Every person also needs spiritual wisdom to know what is right and therefore pleasing to God, and what is wrong and therefore displeasing to God. And just knowing that God exists and has certain attributes is beyond the knowledge of many people.

And just having spiritual wisdom is not enough if you don’t do anything about it. In the Catholic Church we often talk about the blessed dead as having ‘died in friendship with God.’ That’s not a religious or denominational label. A Christian teaching is that God writes His law in our hearts— which would mean that every single person has some hint of God’s truth— and is free to embrace that truth or turn away from it.

We want Ruth Bader Ginsburg to embrace the Divine wisdom she has access to; to live in friendship with God so she can die that way. As a Supreme Court Justice she has had the power to make decisions which affect the lives and deaths of many people. May God prevent that she make any decisions that prove harmful to others.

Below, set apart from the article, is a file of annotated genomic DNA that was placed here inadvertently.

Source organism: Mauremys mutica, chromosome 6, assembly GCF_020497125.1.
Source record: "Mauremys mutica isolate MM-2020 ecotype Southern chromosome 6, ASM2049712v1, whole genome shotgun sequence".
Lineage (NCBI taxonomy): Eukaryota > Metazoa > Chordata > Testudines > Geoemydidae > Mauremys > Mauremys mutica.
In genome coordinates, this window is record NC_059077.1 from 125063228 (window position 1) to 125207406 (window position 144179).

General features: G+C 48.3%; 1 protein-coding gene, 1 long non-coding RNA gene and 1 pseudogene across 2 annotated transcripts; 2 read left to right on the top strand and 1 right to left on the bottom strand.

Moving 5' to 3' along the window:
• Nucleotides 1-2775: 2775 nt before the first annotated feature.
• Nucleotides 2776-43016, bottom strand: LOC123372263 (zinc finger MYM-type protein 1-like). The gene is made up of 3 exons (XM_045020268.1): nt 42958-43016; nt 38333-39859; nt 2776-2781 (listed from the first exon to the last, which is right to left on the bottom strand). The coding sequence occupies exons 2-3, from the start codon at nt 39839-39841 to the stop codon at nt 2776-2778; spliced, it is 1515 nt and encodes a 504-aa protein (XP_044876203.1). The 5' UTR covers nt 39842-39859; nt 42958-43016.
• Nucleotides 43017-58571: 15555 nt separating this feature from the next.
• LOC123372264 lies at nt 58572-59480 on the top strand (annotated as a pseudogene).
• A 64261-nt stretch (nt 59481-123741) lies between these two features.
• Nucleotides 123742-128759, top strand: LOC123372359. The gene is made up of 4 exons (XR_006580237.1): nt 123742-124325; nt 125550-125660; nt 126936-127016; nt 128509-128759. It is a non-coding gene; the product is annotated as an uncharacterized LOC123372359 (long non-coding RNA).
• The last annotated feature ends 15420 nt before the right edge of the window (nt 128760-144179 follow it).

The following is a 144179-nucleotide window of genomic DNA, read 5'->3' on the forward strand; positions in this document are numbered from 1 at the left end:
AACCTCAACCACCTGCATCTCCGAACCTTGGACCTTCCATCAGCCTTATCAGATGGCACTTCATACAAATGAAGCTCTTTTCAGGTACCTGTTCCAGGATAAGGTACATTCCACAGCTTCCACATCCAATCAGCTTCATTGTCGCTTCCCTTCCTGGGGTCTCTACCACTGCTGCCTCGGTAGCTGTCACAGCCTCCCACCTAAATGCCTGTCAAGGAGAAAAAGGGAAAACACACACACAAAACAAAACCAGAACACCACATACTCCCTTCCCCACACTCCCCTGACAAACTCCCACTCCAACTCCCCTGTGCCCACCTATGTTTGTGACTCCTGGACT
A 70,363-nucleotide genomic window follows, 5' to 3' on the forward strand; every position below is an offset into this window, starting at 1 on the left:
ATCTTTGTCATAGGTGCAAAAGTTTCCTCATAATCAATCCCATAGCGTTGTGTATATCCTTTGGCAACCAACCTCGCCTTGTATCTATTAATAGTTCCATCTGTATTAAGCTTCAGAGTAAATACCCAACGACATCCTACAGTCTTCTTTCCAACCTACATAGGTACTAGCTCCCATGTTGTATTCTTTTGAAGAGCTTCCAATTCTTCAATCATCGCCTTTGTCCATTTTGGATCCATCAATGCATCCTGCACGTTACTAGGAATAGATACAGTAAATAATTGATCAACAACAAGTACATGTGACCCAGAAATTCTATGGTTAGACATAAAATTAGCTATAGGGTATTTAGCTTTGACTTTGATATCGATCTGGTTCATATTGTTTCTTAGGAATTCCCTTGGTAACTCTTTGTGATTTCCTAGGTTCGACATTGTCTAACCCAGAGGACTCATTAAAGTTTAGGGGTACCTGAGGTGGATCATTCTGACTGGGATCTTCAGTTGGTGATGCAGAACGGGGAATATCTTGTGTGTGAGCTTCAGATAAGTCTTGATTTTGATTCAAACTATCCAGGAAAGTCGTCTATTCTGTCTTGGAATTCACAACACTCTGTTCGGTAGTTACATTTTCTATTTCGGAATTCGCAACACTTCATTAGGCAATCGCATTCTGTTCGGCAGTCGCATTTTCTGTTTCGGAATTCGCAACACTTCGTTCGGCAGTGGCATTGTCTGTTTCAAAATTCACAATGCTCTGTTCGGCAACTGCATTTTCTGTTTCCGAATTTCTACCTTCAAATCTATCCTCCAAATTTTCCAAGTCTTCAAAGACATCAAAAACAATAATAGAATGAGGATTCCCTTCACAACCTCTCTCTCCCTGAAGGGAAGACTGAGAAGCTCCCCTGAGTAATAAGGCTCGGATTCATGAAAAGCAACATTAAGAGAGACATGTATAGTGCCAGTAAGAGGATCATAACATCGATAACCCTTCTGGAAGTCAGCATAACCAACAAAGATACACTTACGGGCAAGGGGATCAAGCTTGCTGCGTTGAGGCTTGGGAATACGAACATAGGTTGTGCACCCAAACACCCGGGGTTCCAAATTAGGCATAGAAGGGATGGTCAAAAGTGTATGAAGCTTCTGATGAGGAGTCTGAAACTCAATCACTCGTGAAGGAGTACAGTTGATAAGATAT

Real conservatives don’t want bad things to happen to people like Ruth Bader Ginsburg, but we don’t want her helping to make any harmful decisions that would expand ‘abortion rights’ or take away religious freedoms. Not just because we would disagree with such decisions. We also don’t want such decisions on Justice Ginsburg’s soul or any other Justice’s soul.

Let us pray.

(Here pray the Our Father/Lord’s Prayer and any other prayers for the spiritual and physical benefit of Ruth Bader Ginsburg. For Catholics & open-minded non-Catholics, add a Hail Mary or three.)

Christian, Catholic authors need Bible Knowledge

If you are a Christian and/or Catholic writer or blogger, whether you like it or not, your readers are going to be taking you for a knowledgable authority on Christianity and the Bible. And so it is your job to become more knowledgable— at least a little.